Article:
By contrast, with converged architecture, storage is attached directly to the physical server. In this instance, flash storage is almost always used.
Finally, hyper-converged infrastructure has a storage controller function that runs as a service on every node in the cluster, which is why this is classified as software-defined storage. Most commonly, important data that needs to be accessed quickly is kept local while less crucial data is stored on the actual servers.
Advantages of Converged Infratstructure
When the top advantages of CI are considered, it is easy to see why so many organizations are adopting this technology. A few of the most compelling benefits of CI include:
- Plug and Play – CI is basically a plug-and-play solution. It is made up of standalone components that can be decoupled from the infrastructure and used separately. Individual blocks can literally be snapped together. Doing things this way is almost always cheaper than going the a la carte route.
- Reduced Support and Maintenance Costs – Because CI reduces redundancy so well, maintenance and support costs are dramatically reduced. IT specialists don’t have as many repetitive tasks to perform to keep the system up and running, and this saves the organization a lot of money.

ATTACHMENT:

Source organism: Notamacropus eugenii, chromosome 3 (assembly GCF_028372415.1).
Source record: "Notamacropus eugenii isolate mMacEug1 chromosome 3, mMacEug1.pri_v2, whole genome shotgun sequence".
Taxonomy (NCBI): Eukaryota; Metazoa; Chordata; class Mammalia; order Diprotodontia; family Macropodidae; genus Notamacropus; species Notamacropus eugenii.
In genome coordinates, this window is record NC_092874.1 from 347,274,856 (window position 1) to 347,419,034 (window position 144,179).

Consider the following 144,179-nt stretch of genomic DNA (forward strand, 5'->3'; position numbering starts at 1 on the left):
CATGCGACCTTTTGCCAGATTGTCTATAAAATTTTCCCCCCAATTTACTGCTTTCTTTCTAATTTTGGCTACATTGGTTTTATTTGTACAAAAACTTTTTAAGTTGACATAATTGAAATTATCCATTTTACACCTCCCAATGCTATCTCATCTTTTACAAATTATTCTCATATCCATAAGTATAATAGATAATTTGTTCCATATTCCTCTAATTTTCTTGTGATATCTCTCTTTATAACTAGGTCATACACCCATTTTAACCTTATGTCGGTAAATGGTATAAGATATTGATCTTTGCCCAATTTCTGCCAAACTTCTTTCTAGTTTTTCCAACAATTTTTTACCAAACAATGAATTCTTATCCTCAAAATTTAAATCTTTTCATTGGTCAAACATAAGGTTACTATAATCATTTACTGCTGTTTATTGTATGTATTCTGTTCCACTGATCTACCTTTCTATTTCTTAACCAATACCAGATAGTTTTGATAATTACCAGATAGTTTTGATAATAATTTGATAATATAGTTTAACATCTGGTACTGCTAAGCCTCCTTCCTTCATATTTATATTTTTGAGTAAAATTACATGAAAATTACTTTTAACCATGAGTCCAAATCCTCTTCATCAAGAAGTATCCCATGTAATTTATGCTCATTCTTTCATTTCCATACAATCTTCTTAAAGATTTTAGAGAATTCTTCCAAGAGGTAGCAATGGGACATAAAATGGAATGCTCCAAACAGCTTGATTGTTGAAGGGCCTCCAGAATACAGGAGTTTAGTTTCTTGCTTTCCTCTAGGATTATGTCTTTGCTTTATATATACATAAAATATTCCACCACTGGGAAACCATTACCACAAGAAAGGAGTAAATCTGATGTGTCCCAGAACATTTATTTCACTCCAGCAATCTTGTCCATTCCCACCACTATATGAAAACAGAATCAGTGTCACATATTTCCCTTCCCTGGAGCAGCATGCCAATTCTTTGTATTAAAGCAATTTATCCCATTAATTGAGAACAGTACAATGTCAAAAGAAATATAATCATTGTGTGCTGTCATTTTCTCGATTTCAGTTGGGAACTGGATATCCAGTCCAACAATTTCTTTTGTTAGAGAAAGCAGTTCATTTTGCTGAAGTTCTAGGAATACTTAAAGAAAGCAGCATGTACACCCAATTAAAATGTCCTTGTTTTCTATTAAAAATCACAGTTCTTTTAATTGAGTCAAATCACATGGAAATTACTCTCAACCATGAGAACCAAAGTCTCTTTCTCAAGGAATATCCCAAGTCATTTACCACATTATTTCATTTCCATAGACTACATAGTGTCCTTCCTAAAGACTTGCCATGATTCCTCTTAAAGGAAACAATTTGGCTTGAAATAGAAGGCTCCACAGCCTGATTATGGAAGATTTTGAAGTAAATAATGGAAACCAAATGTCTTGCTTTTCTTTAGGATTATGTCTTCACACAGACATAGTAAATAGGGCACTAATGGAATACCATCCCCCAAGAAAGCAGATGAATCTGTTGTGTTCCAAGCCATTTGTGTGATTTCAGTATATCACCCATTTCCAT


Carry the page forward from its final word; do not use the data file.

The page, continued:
- Improved Agility and Efficiency – With CI, IT components are consolidated into a single, optimized platform with centralized management. This results in improved agility and efficiency. It also helps to reduce costs and increase utilization.
- Eliminate Compatibility Issues – Because everything is supplied by a single vendor–and, sometimes, the vendor’s partners–compatibility issues are handily eliminated. This is yet another example of how CI helps to keep costs in check and helps to streamline the management of data centers.
- Streamlined Purchasing, Deployment and Use – Since all components are housed in a single box, purchasing, deploying and using CI is incredibly streamlined when compared with traditional, non-converged architectural environments.
- Eliminate Silos – Another advantage of CI is that it eliminates silos of technology, processes and people. Such silos are largely why data center management has traditionally been convoluted and difficult, this this represents a big step forward.